San Agustín Etla is a town located in a picturesque canyon in the foothills of the Sierra de San Felipe seventeen miles north of the city of Oaxaca. The town hosts a lively Day of the Dead celebration each November 1. It is the home of El Centro de las Artes San Agustín Etla, also known as CASA. Founded by Francisco Toledo, CASA is committed to education, artistic creation and experimentation, and as a public space. CASA is a former spinning and weaving factory founded in 1883 by José Zorrilla Trápaga for manufacturing raw cotton yarns, blankets, and denim fabrics. It was located here due to the abundant water from the San Felipe. Power came from a small hydroelectric plant. After being abandoned in the eighties, Francisco Toledo purchased this property in 2000 in order to create the first eco-arts center in Latin America. Architect Claudina Morales Lopez designed the space and it was funded through the National Center for the Arts (CENART), the State Government, and private foundations including the Harp Helú Foundation and Friends of the IAGO. CASA opened its doors on March 21, 2006. Today CASA is comprised of a set of spaces providing for artistic initiation and creation. It has spaces equipped for the production of digital graphics, traditional graphic and dyeing workshops and textile design, photographic developing and organic printing. CASA offers the public a library of over three thousand volumes. Under the assumption that the interaction with people from different lands stimulates creativity, promotes tolerance and strengthens a community, CASA invites artists to perform residencies giving priority to projects of ecological and community care.

This post focuses on the architecture of CASA and the paper making workshop as well as some past exhibitions of art paper. In the future I will try to cover other exhibitions, including one of Jorge Wilmot. San Agustín Etla also has a fine hike from town up the valley along the aqueduct for about 3 miles ending at a small abandoned hydroelectric plant and the start of the aqueduct. First let’s make some paper. The small workshop makes art papers from natural fibers indigenous to Oaxaca. On the table you can see several different cottons in the tall jars, hemp and sisal in front, and in the short jars mica in back, flower stamens in the middle and probably another dried flower in front.

The fibers are cooked in a mash with bicarbonate of soda for a few hours or up to a week depending on the durability of the fiber. Cotton is the quickest. To make a sheet of paper you dip a screen into the soup of fiber, drain it a bit then press it out between synthetic sheets of felt.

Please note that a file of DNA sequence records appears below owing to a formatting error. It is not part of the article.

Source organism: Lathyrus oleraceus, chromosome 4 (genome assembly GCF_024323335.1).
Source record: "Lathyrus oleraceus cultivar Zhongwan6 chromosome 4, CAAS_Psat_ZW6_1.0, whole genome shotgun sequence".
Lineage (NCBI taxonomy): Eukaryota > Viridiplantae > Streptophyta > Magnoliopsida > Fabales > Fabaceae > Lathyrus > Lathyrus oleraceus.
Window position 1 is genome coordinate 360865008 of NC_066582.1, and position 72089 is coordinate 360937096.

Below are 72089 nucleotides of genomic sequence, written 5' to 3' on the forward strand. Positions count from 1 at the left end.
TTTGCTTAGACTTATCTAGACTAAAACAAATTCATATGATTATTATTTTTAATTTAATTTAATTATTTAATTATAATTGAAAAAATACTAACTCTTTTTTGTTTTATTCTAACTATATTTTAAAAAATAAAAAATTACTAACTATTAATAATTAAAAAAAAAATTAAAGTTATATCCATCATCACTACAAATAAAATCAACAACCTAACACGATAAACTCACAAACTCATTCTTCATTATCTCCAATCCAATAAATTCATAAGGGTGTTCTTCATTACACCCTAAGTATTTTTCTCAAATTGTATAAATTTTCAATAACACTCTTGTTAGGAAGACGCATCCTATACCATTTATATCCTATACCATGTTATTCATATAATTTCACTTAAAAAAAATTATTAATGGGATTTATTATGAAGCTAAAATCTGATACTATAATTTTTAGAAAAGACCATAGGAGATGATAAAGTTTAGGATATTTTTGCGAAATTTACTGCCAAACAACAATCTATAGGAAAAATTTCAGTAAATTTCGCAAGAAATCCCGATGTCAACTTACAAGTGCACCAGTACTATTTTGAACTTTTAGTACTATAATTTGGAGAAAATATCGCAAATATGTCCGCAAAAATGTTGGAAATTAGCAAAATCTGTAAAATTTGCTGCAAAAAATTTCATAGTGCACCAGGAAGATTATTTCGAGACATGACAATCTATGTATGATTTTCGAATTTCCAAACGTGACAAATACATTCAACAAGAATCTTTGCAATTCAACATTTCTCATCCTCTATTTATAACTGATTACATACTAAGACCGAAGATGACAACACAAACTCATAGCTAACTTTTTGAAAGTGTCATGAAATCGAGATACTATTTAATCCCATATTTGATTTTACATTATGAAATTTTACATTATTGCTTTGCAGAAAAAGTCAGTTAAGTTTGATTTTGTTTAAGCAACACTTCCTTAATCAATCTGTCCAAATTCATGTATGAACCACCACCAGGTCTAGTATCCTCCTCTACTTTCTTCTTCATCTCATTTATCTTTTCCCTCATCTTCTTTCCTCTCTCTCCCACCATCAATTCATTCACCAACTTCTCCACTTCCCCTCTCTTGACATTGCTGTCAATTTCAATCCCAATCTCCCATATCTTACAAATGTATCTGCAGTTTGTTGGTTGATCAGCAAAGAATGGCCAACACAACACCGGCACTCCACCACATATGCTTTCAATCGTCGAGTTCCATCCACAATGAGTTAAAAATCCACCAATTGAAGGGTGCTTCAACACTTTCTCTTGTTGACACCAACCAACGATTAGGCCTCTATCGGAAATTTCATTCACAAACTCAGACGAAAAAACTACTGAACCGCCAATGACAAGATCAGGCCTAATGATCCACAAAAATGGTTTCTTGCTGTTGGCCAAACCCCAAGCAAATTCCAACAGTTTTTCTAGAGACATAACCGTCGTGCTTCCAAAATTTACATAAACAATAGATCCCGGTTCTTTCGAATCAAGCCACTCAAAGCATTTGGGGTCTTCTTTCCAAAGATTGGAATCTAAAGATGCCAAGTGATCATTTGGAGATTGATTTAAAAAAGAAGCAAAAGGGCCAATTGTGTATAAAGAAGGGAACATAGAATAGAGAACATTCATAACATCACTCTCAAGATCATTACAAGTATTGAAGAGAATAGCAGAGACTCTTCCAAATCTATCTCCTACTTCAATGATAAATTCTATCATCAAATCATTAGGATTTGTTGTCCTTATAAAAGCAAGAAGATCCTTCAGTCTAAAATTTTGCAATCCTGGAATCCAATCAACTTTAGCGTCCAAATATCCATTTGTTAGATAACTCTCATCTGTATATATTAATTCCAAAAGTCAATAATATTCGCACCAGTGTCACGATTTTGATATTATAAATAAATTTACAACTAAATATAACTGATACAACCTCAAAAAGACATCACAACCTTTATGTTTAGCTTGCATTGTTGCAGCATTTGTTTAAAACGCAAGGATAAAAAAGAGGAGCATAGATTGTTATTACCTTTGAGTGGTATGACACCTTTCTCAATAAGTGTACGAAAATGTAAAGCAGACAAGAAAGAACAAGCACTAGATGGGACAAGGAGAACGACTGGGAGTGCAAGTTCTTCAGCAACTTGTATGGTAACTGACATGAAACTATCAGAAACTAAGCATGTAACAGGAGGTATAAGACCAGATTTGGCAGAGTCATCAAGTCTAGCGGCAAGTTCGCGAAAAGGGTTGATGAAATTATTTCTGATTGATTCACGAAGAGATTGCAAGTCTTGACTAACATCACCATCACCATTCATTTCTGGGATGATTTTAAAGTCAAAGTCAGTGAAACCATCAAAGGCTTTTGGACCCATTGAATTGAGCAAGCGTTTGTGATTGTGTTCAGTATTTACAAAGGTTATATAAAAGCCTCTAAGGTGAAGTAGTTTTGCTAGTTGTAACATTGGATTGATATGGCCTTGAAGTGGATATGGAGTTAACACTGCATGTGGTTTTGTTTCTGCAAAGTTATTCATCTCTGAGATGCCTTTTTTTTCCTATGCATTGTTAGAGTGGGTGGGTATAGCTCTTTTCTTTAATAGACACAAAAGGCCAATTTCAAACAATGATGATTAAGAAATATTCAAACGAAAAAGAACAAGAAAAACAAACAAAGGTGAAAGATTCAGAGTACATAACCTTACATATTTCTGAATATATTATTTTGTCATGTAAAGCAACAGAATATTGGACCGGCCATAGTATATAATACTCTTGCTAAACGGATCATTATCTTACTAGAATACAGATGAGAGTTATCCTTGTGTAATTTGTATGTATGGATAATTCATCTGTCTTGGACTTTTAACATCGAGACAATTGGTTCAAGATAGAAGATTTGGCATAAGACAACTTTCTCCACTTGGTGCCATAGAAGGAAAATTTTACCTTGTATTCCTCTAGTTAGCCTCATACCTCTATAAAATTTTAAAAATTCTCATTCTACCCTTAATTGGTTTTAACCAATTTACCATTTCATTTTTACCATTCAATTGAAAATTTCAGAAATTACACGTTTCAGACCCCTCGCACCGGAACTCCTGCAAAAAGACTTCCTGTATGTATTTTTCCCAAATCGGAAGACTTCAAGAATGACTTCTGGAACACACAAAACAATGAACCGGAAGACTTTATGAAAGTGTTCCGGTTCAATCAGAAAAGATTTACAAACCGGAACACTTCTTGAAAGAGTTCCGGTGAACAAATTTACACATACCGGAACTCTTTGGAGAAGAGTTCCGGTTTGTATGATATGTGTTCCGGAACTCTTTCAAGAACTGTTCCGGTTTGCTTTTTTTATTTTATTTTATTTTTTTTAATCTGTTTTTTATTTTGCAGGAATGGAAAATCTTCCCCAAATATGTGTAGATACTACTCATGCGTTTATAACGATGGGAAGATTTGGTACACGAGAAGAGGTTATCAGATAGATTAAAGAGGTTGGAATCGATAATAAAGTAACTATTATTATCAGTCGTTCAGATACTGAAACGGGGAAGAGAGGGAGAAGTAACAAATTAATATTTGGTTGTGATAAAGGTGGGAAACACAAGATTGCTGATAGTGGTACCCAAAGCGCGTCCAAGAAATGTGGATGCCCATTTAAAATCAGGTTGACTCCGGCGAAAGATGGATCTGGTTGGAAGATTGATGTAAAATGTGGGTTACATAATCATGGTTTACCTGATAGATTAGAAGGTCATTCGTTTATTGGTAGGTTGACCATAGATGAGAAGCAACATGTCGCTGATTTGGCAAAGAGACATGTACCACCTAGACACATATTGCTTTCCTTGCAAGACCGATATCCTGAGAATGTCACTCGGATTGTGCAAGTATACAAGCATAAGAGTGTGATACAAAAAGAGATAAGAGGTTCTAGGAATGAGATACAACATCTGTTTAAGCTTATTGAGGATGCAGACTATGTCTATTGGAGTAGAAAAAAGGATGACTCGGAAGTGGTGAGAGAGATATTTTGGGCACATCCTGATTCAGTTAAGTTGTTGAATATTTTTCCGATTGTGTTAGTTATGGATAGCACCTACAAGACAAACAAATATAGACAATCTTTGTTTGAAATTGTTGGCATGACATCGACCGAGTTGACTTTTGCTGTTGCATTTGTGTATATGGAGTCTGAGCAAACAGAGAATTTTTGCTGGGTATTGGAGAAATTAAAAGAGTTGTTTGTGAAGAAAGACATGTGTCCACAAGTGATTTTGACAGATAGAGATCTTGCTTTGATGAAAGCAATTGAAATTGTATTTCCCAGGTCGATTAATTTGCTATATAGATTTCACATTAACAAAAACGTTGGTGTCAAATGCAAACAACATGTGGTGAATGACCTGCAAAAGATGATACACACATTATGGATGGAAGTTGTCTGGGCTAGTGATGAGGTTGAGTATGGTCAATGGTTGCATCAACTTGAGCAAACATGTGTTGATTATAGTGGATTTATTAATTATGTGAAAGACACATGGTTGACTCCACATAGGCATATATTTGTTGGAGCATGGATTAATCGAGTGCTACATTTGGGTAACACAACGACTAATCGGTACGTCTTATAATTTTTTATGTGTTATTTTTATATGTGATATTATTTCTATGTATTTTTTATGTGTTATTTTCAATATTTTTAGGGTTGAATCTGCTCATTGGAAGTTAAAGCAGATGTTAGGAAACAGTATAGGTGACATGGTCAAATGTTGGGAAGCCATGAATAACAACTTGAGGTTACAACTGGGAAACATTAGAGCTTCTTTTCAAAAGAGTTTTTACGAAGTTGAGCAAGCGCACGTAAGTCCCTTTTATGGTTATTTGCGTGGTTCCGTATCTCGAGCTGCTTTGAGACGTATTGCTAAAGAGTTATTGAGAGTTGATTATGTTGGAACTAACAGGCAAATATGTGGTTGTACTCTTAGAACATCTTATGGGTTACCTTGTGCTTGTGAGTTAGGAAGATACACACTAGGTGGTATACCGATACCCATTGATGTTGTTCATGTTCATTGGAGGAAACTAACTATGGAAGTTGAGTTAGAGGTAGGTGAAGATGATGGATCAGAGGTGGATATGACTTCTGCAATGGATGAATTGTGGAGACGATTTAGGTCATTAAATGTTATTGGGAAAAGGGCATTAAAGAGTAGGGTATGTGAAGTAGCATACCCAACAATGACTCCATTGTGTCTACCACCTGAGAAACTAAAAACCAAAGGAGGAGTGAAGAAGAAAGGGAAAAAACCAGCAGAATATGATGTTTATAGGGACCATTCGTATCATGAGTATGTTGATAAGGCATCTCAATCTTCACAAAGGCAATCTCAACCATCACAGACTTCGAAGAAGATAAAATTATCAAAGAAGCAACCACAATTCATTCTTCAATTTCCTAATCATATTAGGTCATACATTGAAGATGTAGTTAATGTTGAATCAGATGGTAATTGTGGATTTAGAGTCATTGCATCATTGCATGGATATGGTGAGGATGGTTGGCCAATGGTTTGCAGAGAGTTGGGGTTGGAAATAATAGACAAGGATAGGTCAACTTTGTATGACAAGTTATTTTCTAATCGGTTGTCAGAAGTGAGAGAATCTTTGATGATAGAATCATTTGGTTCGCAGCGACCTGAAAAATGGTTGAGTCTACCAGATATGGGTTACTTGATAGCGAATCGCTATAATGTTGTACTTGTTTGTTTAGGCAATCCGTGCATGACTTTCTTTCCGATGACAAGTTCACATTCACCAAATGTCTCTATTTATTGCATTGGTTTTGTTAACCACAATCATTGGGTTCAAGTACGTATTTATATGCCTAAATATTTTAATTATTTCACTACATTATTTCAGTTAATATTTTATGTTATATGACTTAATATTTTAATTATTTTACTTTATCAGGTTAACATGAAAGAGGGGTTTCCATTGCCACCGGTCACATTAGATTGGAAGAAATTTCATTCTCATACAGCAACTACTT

Various textures can be added using reed mats or even fingerprints.
They make various items: paper jewelry, sketch books, and kites printed with designs by Toledo.

For more photos please visit my online web album. For information on Casa link to their website

Wednesday, December 7, 2011

Zona Arqueológica de Yagul

El nombre de Yagul proviene de la lengua zapoteca, se forma a partir de ya (árbol) y gul (edad), por lo tanto, "viejo árbol".  A sólo 10 km de Mitla, Yagul comparte detalles arquitectónicos con Mitla, pero su magnitud y complejidad sugiere que fue una ciudad independiente.  Los lugareños llaman la ruina "pueblo viejo" y recuerden que como el precursor de la actual ciudad de Tlacolula.  Yagual fue ocupada en el momento de la conquista española, con una población de más de 6.000 personas. Después de la conquista la población se trasladó a la moderna ciudad de Tlacolula, donde sus descendientes aún viven.

The name Yagul comes from the Zapotec language, it is formed from ya (tree) and gul (old), hence "old tree".  Only 10 km from Mitla, Yagul shares architectural details with Mitla but its size and complexity suggests that it was an independent city.  Locals call the ruin ‘pueblo viejo’ and remember it as the forerunner of the present town of Tlacolula.   Yagual was occupied at the time of the Spanish Conquest with a population of more than 6000 people.  After the Conquest the population was relocated to the modern town of Tlacolula where their descendants still live.

Yagul fue ocupada por primera vez alrededor 500-100 aC. Alrededor de 500-700 dC, las estructuras residenciales, civiles y ceremoniales fueron construidos en el sitio. Sin embargo, la mayor parte de los restos visibles datan de 1250-1521 dC, cuando el sitio funcionó como la capital de una ciudad-estado del Posclásico.